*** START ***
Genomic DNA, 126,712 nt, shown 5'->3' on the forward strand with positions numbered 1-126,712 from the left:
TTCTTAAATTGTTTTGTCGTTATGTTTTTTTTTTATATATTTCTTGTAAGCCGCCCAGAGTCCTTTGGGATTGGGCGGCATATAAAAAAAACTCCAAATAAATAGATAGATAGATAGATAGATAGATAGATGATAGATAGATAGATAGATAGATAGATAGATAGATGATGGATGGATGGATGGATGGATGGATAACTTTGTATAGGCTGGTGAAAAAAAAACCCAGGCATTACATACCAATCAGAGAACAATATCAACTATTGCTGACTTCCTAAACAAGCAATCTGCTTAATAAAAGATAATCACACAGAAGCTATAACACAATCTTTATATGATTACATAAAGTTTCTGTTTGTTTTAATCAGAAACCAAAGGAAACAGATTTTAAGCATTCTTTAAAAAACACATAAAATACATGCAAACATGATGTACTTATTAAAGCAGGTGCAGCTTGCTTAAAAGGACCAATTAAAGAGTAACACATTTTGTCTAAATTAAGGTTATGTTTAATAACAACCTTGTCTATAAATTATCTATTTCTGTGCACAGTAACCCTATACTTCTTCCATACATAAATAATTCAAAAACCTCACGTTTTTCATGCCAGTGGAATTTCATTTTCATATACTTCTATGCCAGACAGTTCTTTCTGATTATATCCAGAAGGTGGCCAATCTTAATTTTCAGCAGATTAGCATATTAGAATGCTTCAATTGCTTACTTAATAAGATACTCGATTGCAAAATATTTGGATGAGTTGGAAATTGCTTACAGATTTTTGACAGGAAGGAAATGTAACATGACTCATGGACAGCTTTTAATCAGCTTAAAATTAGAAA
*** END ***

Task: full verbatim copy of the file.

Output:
Genomic DNA, 126,712 nt, shown 5'->3' on the forward strand with positions numbered 1-126,712 from the left:
TTCTTAAATTGTTTTGTCGTTATGTTTTTTTTTTATATATTTCTTGTAAGCCGCCCAGAGTCCTTTGGGATTGGGCGGCATATAAAAAAAACTCCAAATAAATAGATAGATAGATAGATAGATAGATAGATGATAGATAGATAGATAGATAGATAGATAGATAGATGATGGATGGATGGATGGATGGATGGATAACTTTGTATAGGCTGGTGAAAAAAAAACCCAGGCATTACATACCAATCAGAGAACAATATCAACTATTGCTGACTTCCTAAACAAGCAATCTGCTTAATAAAAGATAATCACACAGAAGCTATAACACAATCTTTATATGATTACATAAAGTTTCTGTTTGTTTTAATCAGAAACCAAAGGAAACAGATTTTAAGCATTCTTTAAAAAACACATAAAATACATGCAAACATGATGTACTTATTAAAGCAGGTGCAGCTTGCTTAAAAGGACCAATTAAAGAGTAACACATTTTGTCTAAATTAAGGTTATGTTTAATAACAACCTTGTCTATAAATTATCTATTTCTGTGCACAGTAACCCTATACTTCTTCCATACATAAATAATTCAAAAACCTCACGTTTTTCATGCCAGTGGAATTTCATTTTCATATACTTCTATGCCAGACAGTTCTTTCTGATTATATCCAGAAGGTGGCCAATCTTAATTTTCAGCAGATTAGCATATTAGAATGCTTCAATTGCTTACTTAATAAGATACTCGATTGCAAAATATTTGGATGAGTTGGAAATTGCTTACAGATTTTTGACAGGAAGGAAATGTAACATGACTCATGGACAGCTTTTAATCAGCTTAAAATTAGAAA